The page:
Best Supporting Actress 1916
Women were an important part of silent movie history, often stepping outside of the “traditional” roles to become involved in writing, production, and even directing. Historian James Card emphasized the depth of female characters on the screen as well – he often found that the women in this period are more interesting than the men. Not only as stars, but also as supporting character, female parts often gave their actors a chance to stretch and grow as artists.
This year, the women in supporting roles varied from heroines to mothers to villains, and even villainous mothers. Lidiia Koroneva’s role as a mother in “A Life for a Life” is non-traditional, in that she is a successful businesswoman whose decisions regarding inheritance and favoritism inform the rest of the plot. In “Return of Draw Egan,” Louise Glaum brings vivaciousness and brazenness to her role as a femme fatale. Constance Talmadge has a more positive approach, but no less energy, in her part as “The Mountain Girl” in D.W. Griffith’s spectacle “Intolerance.” Appearing in her own movie, “The Curse of Quon Gwon,” director Marion E. Wong also makes a complex villain as the traditional mother-in-law of an immigrant girl torn between past and present. And Musidora was the iconic Irma Vep in “Les Vampires,” going through multiple costume changes and misadventures during the course of “The Lord of Thunder.”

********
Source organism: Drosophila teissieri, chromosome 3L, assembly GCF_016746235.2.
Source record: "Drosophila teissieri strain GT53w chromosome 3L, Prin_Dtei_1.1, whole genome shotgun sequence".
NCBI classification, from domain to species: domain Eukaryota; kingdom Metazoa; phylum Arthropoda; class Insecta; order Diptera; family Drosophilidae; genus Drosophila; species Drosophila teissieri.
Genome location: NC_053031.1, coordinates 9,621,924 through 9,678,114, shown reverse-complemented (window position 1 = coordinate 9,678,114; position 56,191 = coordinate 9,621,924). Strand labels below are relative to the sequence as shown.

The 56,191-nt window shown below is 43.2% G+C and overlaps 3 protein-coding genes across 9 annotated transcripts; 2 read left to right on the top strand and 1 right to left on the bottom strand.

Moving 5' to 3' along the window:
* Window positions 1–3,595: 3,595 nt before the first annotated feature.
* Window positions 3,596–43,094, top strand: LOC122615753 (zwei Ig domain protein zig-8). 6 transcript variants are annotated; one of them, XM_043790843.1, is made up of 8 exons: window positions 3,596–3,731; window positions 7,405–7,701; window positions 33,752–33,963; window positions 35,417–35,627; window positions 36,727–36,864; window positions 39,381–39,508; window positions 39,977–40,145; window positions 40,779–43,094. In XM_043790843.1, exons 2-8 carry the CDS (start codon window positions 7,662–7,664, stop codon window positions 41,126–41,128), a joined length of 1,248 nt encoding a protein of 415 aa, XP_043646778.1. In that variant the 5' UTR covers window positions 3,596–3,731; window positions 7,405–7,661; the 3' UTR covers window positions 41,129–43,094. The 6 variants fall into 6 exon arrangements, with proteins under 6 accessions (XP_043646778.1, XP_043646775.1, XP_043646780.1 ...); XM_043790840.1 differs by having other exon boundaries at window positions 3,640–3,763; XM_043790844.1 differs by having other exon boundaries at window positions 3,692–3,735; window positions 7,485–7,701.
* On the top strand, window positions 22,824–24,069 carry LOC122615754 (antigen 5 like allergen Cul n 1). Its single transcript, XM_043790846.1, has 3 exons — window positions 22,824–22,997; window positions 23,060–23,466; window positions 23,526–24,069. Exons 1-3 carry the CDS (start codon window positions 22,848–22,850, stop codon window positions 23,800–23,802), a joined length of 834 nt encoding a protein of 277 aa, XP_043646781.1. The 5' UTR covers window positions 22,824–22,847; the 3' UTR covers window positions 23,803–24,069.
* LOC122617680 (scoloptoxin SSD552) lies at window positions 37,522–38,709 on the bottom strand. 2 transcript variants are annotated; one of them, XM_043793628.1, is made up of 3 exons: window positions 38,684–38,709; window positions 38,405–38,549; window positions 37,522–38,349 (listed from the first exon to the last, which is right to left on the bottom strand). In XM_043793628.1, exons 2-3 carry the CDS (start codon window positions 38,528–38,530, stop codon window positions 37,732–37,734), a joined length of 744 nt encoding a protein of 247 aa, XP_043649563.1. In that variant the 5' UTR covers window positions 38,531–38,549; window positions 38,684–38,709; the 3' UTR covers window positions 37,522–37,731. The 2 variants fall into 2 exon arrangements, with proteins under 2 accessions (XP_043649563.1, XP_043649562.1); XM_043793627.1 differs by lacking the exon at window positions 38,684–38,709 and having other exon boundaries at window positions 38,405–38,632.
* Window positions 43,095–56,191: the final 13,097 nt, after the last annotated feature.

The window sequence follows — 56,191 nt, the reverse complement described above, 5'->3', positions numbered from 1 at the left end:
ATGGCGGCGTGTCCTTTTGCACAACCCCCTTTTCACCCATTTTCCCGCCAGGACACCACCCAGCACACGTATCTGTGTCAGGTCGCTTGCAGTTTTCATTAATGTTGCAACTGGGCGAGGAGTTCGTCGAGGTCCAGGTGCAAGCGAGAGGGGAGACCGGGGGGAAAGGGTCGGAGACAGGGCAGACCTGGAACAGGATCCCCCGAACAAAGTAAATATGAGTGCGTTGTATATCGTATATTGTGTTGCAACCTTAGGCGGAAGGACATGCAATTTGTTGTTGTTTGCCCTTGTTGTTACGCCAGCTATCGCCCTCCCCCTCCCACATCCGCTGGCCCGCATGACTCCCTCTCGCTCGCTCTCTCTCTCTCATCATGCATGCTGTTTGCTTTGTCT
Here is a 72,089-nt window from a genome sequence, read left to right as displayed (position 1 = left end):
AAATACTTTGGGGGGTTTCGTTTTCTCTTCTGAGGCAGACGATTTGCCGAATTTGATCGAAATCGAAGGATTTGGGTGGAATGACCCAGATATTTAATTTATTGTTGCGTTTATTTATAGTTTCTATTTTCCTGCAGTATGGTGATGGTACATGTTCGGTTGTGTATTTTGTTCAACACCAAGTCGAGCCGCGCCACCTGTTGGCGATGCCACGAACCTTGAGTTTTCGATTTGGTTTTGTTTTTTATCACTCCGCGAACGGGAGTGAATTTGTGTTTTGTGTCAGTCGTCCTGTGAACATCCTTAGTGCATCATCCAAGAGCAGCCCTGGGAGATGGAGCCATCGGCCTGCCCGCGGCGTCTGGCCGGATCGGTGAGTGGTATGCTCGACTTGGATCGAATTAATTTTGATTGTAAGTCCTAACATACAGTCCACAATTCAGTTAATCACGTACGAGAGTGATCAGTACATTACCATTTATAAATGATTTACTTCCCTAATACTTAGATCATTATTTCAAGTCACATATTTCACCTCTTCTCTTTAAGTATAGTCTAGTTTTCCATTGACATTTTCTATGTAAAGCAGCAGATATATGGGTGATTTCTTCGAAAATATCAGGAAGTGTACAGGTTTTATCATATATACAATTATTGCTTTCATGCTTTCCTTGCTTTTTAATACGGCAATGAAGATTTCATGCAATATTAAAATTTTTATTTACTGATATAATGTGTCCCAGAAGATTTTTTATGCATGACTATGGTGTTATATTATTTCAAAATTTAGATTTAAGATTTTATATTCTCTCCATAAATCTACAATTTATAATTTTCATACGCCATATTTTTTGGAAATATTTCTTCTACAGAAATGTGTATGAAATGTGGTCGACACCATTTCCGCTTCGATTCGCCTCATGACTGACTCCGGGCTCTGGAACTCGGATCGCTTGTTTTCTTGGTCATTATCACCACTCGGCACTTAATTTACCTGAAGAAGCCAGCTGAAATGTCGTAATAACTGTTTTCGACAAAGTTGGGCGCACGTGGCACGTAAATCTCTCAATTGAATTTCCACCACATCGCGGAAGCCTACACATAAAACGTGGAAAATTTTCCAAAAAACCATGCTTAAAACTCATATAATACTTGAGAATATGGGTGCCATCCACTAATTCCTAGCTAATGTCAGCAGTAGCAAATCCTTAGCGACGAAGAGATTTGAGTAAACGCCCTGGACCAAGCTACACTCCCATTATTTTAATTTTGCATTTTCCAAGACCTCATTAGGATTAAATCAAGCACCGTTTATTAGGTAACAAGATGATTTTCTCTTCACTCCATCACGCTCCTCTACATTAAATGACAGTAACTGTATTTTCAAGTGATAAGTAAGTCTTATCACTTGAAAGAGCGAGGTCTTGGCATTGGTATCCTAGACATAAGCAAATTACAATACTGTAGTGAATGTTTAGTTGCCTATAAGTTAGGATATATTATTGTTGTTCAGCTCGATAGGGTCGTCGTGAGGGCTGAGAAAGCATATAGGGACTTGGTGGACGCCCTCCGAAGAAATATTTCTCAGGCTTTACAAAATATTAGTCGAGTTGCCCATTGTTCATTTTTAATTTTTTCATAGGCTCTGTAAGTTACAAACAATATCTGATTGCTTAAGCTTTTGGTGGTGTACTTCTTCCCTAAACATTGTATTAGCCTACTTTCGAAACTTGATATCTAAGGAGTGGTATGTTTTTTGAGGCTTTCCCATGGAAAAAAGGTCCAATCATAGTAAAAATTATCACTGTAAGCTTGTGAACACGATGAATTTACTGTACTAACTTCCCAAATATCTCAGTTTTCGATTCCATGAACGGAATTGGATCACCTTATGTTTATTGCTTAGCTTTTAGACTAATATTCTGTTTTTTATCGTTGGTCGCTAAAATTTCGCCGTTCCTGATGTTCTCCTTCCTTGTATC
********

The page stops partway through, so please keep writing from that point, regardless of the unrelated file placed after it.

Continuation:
The Nominees for Best Supporting Actress of 1916 are:
- Lidiia Koroneva, in “A Life for a Life”
- Louise Glaum, in “Return of Draw Egan”
- Constance Talmadge, in “Intolerance”
- Marion E. Wong, in “The Curse of Quon Gwon”
- Musidora, in “The Lord of Thunder”
And the winner is…Marion E. Wong for “The Curse of Quon Gwon!”
All of the nominees were good this year, but I felt that first time actor-director Wong deserved recognition for the subtlety and strength of her performance. Because the movie was never released, she never became the star she could have been, but a century later she can still be celebrated as one of the best actresses of her era.